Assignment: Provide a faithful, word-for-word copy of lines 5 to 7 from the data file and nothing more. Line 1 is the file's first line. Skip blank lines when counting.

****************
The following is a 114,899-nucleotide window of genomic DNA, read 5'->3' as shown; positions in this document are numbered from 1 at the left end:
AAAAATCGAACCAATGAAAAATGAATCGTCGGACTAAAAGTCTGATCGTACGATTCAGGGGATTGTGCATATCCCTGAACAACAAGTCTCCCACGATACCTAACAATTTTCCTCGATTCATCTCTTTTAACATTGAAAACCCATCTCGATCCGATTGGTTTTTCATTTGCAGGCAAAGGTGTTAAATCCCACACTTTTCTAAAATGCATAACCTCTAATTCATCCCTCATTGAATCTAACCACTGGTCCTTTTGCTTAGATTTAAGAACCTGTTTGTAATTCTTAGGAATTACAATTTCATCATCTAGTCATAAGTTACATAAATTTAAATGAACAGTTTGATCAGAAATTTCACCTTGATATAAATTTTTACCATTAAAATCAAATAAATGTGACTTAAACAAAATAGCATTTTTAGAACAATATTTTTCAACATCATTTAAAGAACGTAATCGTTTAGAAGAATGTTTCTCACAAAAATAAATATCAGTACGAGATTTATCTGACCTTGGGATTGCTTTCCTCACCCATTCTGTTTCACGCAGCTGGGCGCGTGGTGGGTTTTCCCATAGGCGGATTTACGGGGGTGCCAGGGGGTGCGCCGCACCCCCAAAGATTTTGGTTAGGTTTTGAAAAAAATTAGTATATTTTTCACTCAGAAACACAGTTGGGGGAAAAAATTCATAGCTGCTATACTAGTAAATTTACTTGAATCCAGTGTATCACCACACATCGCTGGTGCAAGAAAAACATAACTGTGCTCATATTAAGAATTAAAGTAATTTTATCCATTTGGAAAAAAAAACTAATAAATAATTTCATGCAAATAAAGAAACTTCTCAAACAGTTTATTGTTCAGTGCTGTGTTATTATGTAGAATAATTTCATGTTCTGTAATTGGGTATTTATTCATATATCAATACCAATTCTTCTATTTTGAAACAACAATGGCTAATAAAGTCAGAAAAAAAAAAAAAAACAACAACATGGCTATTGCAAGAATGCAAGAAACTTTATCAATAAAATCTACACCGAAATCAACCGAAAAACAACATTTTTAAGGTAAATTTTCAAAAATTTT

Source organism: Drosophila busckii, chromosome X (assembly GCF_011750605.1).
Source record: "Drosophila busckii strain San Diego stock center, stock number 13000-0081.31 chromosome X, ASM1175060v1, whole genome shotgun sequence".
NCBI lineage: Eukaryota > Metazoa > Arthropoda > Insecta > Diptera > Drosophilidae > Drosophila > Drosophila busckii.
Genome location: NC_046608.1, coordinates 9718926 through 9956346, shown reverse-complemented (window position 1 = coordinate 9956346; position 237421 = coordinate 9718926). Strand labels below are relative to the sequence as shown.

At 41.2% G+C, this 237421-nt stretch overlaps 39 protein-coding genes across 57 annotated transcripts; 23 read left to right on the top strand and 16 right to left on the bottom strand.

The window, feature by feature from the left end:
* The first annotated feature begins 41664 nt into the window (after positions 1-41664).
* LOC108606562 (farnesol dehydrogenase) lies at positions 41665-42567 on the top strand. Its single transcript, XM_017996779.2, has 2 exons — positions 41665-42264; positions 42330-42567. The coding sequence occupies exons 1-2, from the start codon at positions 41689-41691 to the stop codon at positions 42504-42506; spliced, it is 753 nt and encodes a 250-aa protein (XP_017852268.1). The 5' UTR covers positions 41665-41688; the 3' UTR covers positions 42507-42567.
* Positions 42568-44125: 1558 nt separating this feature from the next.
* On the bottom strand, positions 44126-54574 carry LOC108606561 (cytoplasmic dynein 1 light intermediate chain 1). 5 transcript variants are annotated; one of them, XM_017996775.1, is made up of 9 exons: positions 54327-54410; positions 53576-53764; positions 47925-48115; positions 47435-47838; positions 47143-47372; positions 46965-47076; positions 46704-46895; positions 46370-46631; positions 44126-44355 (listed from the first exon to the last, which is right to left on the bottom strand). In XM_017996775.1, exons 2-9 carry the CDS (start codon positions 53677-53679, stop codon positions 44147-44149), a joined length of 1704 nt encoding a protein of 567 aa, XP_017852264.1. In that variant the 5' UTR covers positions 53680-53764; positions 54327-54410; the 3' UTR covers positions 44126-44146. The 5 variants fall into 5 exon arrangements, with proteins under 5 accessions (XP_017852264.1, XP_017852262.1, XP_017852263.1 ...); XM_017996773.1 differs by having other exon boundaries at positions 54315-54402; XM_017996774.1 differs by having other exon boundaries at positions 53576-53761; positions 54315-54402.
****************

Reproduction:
NCBI lineage: Eukaryota > Metazoa > Arthropoda > Insecta > Diptera > Drosophilidae > Drosophila > Drosophila busckii.
Genome location: NC_046608.1, coordinates 9718926 through 9956346, shown reverse-complemented (window position 1 = coordinate 9956346; position 237421 = coordinate 9718926). Strand labels below are relative to the sequence as shown.

At 41.2% G+C, this 237421-nt stretch overlaps 39 protein-coding genes across 57 annotated transcripts; 23 read left to right on the top strand and 16 right to left on the bottom strand.